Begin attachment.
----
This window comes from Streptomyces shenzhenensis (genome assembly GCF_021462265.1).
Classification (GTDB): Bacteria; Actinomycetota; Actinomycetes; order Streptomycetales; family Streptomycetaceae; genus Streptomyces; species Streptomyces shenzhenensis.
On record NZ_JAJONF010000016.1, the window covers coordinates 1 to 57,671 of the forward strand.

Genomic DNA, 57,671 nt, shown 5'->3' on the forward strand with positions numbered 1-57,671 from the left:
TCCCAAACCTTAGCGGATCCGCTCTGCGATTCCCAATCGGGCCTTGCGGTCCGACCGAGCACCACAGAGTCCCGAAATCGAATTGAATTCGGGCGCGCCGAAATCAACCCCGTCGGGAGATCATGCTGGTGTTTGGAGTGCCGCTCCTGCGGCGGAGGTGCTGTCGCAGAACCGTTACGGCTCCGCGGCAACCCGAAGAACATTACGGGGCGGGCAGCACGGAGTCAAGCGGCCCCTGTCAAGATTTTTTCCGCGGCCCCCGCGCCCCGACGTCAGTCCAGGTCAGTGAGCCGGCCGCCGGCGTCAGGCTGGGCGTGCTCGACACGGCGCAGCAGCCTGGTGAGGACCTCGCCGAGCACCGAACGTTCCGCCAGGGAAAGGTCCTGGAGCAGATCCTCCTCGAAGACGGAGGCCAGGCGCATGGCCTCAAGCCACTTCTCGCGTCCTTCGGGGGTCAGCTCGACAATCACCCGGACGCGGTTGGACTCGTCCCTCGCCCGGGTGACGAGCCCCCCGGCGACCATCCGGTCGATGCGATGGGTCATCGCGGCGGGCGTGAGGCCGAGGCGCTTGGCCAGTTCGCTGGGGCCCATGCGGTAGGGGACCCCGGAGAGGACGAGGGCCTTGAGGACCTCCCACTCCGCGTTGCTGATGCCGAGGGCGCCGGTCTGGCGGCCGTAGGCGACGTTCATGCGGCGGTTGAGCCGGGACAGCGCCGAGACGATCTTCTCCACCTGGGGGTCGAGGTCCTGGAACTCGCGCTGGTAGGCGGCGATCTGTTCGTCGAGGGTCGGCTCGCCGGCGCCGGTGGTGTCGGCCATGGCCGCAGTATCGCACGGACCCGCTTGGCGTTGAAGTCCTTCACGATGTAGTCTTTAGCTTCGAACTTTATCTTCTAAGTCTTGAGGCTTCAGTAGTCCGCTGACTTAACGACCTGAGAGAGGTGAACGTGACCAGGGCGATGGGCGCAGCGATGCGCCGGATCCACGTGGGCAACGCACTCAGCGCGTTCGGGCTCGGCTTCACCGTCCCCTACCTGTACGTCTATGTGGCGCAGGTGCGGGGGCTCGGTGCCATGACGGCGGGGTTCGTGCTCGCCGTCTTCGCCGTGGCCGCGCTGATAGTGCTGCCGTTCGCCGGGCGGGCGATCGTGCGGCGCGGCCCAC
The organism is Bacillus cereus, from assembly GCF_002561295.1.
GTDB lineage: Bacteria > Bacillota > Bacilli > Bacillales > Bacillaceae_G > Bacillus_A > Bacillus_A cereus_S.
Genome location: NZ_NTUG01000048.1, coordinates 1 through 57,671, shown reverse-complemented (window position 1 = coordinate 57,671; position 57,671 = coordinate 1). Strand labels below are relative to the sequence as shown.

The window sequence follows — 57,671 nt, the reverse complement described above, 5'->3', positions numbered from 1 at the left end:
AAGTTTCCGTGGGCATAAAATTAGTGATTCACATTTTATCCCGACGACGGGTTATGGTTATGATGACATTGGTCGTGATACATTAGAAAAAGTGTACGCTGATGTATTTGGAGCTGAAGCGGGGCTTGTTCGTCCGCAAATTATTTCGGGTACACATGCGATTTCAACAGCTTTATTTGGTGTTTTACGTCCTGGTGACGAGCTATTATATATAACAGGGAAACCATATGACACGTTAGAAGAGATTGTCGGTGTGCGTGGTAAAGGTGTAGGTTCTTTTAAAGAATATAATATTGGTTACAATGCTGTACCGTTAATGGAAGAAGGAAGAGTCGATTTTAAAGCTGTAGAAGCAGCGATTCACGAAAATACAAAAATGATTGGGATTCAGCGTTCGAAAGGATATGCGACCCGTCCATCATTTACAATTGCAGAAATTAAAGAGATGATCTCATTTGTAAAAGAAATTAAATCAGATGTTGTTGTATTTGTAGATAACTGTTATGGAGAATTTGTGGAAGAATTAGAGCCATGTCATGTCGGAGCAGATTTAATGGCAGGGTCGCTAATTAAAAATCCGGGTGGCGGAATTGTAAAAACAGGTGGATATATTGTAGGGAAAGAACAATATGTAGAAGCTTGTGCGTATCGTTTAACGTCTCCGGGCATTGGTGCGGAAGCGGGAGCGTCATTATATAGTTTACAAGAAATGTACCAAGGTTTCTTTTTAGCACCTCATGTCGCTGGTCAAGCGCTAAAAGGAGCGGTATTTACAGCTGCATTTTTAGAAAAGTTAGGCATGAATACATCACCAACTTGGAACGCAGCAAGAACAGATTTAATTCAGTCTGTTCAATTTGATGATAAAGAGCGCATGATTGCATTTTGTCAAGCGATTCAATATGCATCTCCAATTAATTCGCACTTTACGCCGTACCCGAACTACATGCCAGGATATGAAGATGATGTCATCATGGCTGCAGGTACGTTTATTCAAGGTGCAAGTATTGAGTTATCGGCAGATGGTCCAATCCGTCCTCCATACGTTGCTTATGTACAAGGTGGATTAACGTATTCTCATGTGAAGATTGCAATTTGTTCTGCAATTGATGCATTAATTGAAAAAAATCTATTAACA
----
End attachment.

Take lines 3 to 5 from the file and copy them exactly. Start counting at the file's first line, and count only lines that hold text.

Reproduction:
On record NZ_JAJONF010000016.1, the window covers coordinates 1 to 57,671 of the forward strand.

Genomic DNA, 57,671 nt, shown 5'->3' on the forward strand with positions numbered 1-57,671 from the left:
TCCCAAACCTTAGCGGATCCGCTCTGCGATTCCCAATCGGGCCTTGCGGTCCGACCGAGCACCACAGAGTCCCGAAATCGAATTGAATTCGGGCGCGCCGAAATCAACCCCGTCGGGAGATCATGCTGGTGTTTGGAGTGCCGCTCCTGCGGCGGAGGTGCTGTCGCAGAACCGTTACGGCTCCGCGGCAACCCGAAGAACATTACGGGGCGGGCAGCACGGAGTCAAGCGGCCCCTGTCAAGATTTTTTCCGCGGCCCCCGCGCCCCGACGTCAGTCCAGGTCAGTGAGCCGGCCGCCGGCGTCAGGCTGGGCGTGCTCGACACGGCGCAGCAGCCTGGTGAGGACCTCGCCGAGCACCGAACGTTCCGCCAGGGAAAGGTCCTGGAGCAGATCCTCCTCGAAGACGGAGGCCAGGCGCATGGCCTCAAGCCACTTCTCGCGTCCTTCGGGGGTCAGCTCGACAATCACCCGGACGCGGTTGGACTCGTCCCTCGCCCGGGTGACGAGCCCCCCGGCGACCATCCGGTCGATGCGATGGGTCATCGCGGCGGGCGTGAGGCCGAGGCGCTTGGCCAGTTCGCTGGGGCCCATGCGGTAGGGGACCCCGGAGAGGACGAGGGCCTTGAGGACCTCCCACTCCGCGTTGCTGATGCCGAGGGCGCCGGTCTGGCGGCCGTAGGCGACGTTCATGCGGCGGTTGAGCCGGGACAGCGCCGAGACGATCTTCTCCACCTGGGGGTCGAGGTCCTGGAACTCGCGCTGGTAGGCGGCGATCTGTTCGTCGAGGGTCGGCTCGCCGGCGCCGGTGGTGTCGGCCATGGCCGCAGTATCGCACGGACCCGCTTGGCGTTGAAGTCCTTCACGATGTAGTCTTTAGCTTCGAACTTTATCTTCTAAGTCTTGAGGCTTCAGTAGTCCGCTGACTTAACGACCTGAGAGAGGTGAACGTGACCAGGGCGATGGGCGCAGCGATGCGCCGGATCCACGTGGGCAACGCACTCAGCGCGTTCGGGCTCGGCTTCACCGTCCCCTACCTGTACGTCTATGTGGCGCAGGTGCGGGGGCTCGGTGCCATGACGGCGGGGTTCGTGCTCGCCGTCTTCGCCGTGGCCGCGCTGATAGTGCTGCCGTTCGCCGGGCGGGCGATCGTGCGGCGCGGCCCAC